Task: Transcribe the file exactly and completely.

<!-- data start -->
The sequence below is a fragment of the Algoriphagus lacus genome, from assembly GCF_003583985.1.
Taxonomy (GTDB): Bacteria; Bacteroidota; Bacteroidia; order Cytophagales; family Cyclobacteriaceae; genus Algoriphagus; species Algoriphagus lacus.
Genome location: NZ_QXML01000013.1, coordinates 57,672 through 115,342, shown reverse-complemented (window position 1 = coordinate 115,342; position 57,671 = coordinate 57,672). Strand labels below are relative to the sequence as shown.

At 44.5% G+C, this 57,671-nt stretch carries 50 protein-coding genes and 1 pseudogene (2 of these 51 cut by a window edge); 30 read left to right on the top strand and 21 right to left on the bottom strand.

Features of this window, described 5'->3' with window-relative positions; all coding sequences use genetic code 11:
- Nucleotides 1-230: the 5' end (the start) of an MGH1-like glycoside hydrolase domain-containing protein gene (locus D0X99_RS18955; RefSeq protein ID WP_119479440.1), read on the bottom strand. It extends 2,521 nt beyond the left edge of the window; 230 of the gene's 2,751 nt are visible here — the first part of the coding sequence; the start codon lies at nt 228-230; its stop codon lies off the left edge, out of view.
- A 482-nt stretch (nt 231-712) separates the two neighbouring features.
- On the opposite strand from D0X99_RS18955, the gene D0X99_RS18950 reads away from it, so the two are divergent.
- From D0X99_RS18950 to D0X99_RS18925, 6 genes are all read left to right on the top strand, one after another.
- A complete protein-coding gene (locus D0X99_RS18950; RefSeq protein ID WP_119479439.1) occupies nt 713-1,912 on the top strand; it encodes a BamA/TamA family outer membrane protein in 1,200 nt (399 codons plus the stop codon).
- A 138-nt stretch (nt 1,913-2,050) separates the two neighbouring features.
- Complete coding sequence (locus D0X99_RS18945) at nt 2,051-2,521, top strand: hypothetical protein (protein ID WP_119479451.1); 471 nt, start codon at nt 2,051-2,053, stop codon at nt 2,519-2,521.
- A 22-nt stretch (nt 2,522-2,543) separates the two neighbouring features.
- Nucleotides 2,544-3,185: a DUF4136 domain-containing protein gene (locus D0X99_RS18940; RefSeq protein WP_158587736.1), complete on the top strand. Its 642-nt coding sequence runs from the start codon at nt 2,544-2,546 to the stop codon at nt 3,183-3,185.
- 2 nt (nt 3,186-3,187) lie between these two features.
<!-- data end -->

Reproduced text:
The sequence below is a fragment of the Algoriphagus lacus genome, from assembly GCF_003583985.1.
Taxonomy (GTDB): Bacteria; Bacteroidota; Bacteroidia; order Cytophagales; family Cyclobacteriaceae; genus Algoriphagus; species Algoriphagus lacus.
Genome location: NZ_QXML01000013.1, coordinates 57,672 through 115,342, shown reverse-complemented (window position 1 = coordinate 115,342; position 57,671 = coordinate 57,672). Strand labels below are relative to the sequence as shown.

At 44.5% G+C, this 57,671-nt stretch carries 50 protein-coding genes and 1 pseudogene (2 of these 51 cut by a window edge); 30 read left to right on the top strand and 21 right to left on the bottom strand.

Features of this window, described 5'->3' with window-relative positions; all coding sequences use genetic code 11:
- Nucleotides 1-230: the 5' end (the start) of an MGH1-like glycoside hydrolase domain-containing protein gene (locus D0X99_RS18955; RefSeq protein ID WP_119479440.1), read on the bottom strand. It extends 2,521 nt beyond the left edge of the window; 230 of the gene's 2,751 nt are visible here — the first part of the coding sequence; the start codon lies at nt 228-230; its stop codon lies off the left edge, out of view.
- A 482-nt stretch (nt 231-712) separates the two neighbouring features.
- On the opposite strand from D0X99_RS18955, the gene D0X99_RS18950 reads away from it, so the two are divergent.
- From D0X99_RS18950 to D0X99_RS18925, 6 genes are all read left to right on the top strand, one after another.
- A complete protein-coding gene (locus D0X99_RS18950; RefSeq protein ID WP_119479439.1) occupies nt 713-1,912 on the top strand; it encodes a BamA/TamA family outer membrane protein in 1,200 nt (399 codons plus the stop codon).
- A 138-nt stretch (nt 1,913-2,050) separates the two neighbouring features.
- Complete coding sequence (locus D0X99_RS18945) at nt 2,051-2,521, top strand: hypothetical protein (protein ID WP_119479451.1); 471 nt, start codon at nt 2,051-2,053, stop codon at nt 2,519-2,521.
- A 22-nt stretch (nt 2,522-2,543) separates the two neighbouring features.
- Nucleotides 2,544-3,185: a DUF4136 domain-containing protein gene (locus D0X99_RS18940; RefSeq protein WP_158587736.1), complete on the top strand. Its 642-nt coding sequence runs from the start codon at nt 2,544-2,546 to the stop codon at nt 3,183-3,185.
- 2 nt (nt 3,186-3,187) lie between these two features.